Years before, you might also recall that he was asked by the same interviewer, “How many ways are there to God?” Then-Cardinal Joseph Ratzinger responded, “As many as there are people. For even within the same faith each man’s way is an entirely personal one,” (Salt of the Earth, p. 32). Yet despite Benedict’s clarity on these matters in the realm of ideas, he sometimes struggled to implement them in reality. For example, some of his gestures carried great and profound symbolic meaning, such as the lifting of the excommunications of the four SSPX bishops, the opening up of permission for priests to say the traditional Latin Mass, and the creation of the Anglican Ordinariate. All of these decisions were ordered toward the great good of Church unity. Yet the practical implications of each of these decisions has backfired in multiple ways. For example, the lifting of the excommunications backfired when one of the bishops was revealed to be a Holocaust denier. Meanwhile, the SSPX rejected a proposed agreement with the Holy See. The liberalization of the use of the old Mass seems to have emboldened and radicalized traditionalists in recent years. And despite its small size, the Anglican Ordinariate has had its share of scandal and dissident priests.
Don’t get me wrong, I am absolutely convinced that Pope Benedict was sincere and holy and meant well. But often it seemed that his gestures, as meaningful and symbol-rich as he intended them to be, often fell flat in the eyes of the faithful. Perhaps there’s no example more obvious than that of the papal slippers. Pope Benedict revived the tradition of wearing the traditional red shoes (symbolizing the blood of martyrs) that popes have worn for centuries, while John Paul II typically wore brown shoes (John Paul did wear red shoes early in his papacy and was buried in them). A media fuss centered around this fashion choice. Described in secular headlines as “ruby slippers” or “the pope wears Prada,” they became a humorous jab that reinforced the notion of a decadent and materialistic Church.
Pope Francis has a much better sense of how things are seen by everyday people in the world. And the headlines generated by his choice to stick with his trusty black orthopedics showed just how far apart the idea of red papal shoes (to symbolize martyrdom) was from the reality of what people thought about them. This contrast was so stark and so obvious that Esquire named Pope Francis the “Best Dressed Man of 2013.” This is a somewhat amusing example, but it shows something that is central to Francis’s vision. This aspect of his vision is what sets him apart from the type of Church leader many of them have come to expect.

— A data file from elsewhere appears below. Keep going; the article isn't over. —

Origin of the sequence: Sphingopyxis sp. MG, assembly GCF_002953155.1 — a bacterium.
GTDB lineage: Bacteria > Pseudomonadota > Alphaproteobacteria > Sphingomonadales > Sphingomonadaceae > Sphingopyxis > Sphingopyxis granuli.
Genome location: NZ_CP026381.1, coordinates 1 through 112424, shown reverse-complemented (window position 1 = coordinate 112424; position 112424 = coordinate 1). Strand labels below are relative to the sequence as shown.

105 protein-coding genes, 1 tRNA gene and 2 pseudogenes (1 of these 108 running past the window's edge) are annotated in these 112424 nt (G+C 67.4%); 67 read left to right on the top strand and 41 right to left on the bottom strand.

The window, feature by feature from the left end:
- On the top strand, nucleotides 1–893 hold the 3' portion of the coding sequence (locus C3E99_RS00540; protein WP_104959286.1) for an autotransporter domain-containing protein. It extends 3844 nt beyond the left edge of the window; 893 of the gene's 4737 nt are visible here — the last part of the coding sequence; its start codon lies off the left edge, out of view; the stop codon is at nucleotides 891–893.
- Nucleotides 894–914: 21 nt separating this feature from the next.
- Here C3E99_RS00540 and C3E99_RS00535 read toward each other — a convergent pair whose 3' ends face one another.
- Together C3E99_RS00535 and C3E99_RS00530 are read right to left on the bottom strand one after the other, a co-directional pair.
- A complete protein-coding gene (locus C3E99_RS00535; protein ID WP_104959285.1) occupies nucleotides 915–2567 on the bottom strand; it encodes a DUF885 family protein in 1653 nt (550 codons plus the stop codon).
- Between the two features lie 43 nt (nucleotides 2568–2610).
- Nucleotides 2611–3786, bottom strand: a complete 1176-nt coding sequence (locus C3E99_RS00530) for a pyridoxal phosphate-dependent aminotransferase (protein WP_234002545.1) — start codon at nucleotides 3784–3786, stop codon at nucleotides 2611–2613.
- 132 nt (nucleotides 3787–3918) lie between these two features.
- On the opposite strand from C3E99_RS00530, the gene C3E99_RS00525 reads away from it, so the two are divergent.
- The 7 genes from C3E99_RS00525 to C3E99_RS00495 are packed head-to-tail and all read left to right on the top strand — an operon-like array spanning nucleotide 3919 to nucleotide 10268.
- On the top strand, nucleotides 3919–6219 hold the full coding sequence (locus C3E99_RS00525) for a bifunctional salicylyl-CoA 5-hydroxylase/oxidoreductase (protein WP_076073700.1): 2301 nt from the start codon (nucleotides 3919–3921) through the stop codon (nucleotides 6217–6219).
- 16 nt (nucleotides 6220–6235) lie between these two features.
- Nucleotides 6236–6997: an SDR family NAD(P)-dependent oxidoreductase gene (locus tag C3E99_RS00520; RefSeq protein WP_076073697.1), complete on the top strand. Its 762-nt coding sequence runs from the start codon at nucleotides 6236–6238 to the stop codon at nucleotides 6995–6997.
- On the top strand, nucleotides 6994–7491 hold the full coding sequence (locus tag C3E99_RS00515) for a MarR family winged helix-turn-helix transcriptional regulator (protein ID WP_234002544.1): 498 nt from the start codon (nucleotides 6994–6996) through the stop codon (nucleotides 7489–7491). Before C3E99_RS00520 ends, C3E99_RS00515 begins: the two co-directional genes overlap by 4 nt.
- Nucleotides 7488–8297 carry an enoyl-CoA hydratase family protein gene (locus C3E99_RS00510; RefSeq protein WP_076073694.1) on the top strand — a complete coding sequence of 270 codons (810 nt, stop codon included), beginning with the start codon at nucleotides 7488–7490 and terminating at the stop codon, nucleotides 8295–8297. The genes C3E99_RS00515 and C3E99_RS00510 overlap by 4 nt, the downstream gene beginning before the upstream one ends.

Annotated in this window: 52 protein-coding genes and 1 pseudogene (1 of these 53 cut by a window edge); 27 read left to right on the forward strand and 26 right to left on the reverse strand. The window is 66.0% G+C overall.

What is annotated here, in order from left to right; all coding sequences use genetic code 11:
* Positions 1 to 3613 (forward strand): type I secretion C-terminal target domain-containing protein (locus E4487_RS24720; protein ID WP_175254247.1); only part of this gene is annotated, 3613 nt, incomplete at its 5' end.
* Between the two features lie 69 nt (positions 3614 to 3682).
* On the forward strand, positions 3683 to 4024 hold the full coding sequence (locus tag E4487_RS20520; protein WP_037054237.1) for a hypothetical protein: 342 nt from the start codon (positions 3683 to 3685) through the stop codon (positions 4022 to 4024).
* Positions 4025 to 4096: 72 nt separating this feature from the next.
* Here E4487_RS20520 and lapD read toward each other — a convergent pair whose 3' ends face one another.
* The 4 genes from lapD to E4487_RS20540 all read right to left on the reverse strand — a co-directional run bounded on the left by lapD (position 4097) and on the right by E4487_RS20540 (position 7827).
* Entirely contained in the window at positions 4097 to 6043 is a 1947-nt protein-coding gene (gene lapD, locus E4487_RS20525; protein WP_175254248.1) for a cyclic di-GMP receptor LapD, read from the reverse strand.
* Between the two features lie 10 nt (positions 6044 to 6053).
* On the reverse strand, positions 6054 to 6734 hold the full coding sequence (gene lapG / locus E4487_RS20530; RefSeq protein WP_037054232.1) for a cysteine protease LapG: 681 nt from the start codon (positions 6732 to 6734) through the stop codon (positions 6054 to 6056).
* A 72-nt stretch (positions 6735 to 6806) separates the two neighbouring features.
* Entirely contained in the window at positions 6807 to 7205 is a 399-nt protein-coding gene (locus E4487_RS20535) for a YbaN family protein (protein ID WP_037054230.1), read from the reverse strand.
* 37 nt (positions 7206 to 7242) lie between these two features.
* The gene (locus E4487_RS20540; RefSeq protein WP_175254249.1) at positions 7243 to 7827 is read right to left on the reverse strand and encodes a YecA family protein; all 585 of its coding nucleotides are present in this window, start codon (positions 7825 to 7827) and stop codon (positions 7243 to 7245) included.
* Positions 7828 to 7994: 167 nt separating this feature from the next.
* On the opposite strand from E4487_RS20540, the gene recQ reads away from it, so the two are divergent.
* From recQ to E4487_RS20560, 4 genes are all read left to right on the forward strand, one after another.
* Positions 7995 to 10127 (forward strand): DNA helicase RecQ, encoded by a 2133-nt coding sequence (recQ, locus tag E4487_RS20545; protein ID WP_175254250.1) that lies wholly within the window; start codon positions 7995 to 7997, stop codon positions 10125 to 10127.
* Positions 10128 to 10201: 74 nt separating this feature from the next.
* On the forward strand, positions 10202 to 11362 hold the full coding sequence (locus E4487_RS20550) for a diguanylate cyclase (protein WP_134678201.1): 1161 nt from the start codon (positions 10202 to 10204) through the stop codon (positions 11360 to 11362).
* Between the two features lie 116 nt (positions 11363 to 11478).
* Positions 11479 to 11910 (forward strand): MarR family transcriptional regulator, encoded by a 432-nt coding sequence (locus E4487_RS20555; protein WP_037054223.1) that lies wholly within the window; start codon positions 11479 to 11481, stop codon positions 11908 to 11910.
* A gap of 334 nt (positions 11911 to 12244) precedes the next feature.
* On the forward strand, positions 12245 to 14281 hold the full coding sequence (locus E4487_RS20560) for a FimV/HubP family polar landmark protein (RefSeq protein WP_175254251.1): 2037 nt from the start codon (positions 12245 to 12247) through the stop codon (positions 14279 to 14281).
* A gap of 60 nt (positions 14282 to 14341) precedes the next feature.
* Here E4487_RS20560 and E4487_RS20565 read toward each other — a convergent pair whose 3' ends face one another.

Pope Francis explained this idea in Evangelii Gaudium, when he wrote,
In her ongoing discernment, the Church can also come to see that certain customs not directly connected to the heart of the Gospel, even some which have deep historical roots, are no longer properly understood and appreciated. Some of these customs may be beautiful, but they no longer serve as means of communicating the Gospel. We should not be afraid to re-examine them (43).
This principle isn’t simply about keeping up with the times in our customs, clothing, and style. It is essential to our mission of evangelization. It is a recognition of the individual’s faith journey, and that each of us comes from a unique time and place, with a history that is not identical to that of anyone else. And each of us must be accompanied at our own pace. In the following paragraph, he goes on to say, “A small step, in the midst of great human limitations, can be more pleasing to God than a life which appears outwardly in order but moves through the day without confronting great difficulties. Everyone needs to be touched by the comfort and attraction of God’s saving love, which is mysteriously at work in each person, above and beyond their faults and failings.”